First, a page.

An integrated microfluidic platform that combines automated sample preparation with on-chip NAAT in one miniature device offers a practical solution for performing precise molecular diagnostics at home without a dedicated laboratory.

Reviews on Advanced Materials (“Towards Fast and Accurate Molecular Diagnostics at Home”) evaluate recent advances in integrated sample preparation for NAAT using common clinical samples such as blood, urine, saliva, and faeces.

Blood provides many genetic and infectious disease biomarkers. However, invasive sampling via venipuncture or fingerprick is required to obtain blood. The integrated microcapillary loop-mediated isothermal amplification (LAMP) method successfully extracts DNA from a small 200 nL blood sample obtained with a minimally invasive finger prick, avoiding the need for expensive and painful traditional blood draws.

Urine offers a completely noninvasive liquid biopsy, in contrast to blood. However, urine contains much lower levels of nucleic acid biomarkers. Therefore, a microfluidic magnetic bead platform is required to capture and concentrate rare pathogenic DNA/RNA from large volumes of urine prior to extraction. Concentration increases the detection limit.

Saliva and nasal swabs allow non-invasive sampling of respiratory infections by means of viral particles secreted in mucus. The integrated microfluidic cartridge extracts HIV ribonucleic acid (RNA) biomarkers from as little as 30 μL of saliva in just 10 minutes, demonstrating the potential for extremely fast and sensitive sample-to-answer NAAT.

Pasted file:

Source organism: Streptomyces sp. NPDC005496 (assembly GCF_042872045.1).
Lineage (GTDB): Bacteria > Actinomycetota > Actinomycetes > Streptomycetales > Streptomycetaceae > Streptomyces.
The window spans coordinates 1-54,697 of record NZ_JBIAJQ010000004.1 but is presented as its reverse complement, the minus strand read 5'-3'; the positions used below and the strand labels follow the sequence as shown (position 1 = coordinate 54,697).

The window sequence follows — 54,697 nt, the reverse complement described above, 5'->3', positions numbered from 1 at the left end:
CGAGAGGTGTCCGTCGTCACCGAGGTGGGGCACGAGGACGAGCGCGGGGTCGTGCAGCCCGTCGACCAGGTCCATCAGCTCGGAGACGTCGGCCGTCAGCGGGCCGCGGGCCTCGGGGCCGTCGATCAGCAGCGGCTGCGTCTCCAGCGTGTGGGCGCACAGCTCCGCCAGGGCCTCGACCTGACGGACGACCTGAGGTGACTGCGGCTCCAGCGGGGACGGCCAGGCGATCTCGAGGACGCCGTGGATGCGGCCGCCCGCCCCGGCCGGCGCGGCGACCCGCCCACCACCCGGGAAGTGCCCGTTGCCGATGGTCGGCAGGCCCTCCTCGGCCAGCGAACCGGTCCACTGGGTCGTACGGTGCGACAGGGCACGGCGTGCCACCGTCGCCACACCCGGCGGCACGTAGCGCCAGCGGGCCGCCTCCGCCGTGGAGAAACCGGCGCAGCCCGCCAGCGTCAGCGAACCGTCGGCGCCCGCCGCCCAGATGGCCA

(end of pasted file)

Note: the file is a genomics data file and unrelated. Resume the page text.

Stools contain gastrointestinal pathogens and can noninvasively identify lower gastrointestinal infections. However, viscous faecal samples require mechanical homogenization of the chip prior to pathogen capture and nucleic acid extraction.

Recently, an ingenious sharp-end acoustofluidic system actively homogenizes the feces inside the micro-ducts by generating strong flow forces with ultrasonically oscillating microscopic structures fabricated from silicon.

The integrated reusable microfluidic chip flexibly processes a wide variety of clinical sample types on a common platform:

The microfluidic channel is packed with silica microbeads which extract purified RNA from raw cellular lysates prior to on-chip detection of nucleic acid sequence (NASBA) based amplification without cross-contamination between samples.

The self-integrated blood analysis chip successfully integrates plasma separation from small 5–10 µL blood specimens with a downstream multiplex immunoassay that detects protein biomarkers.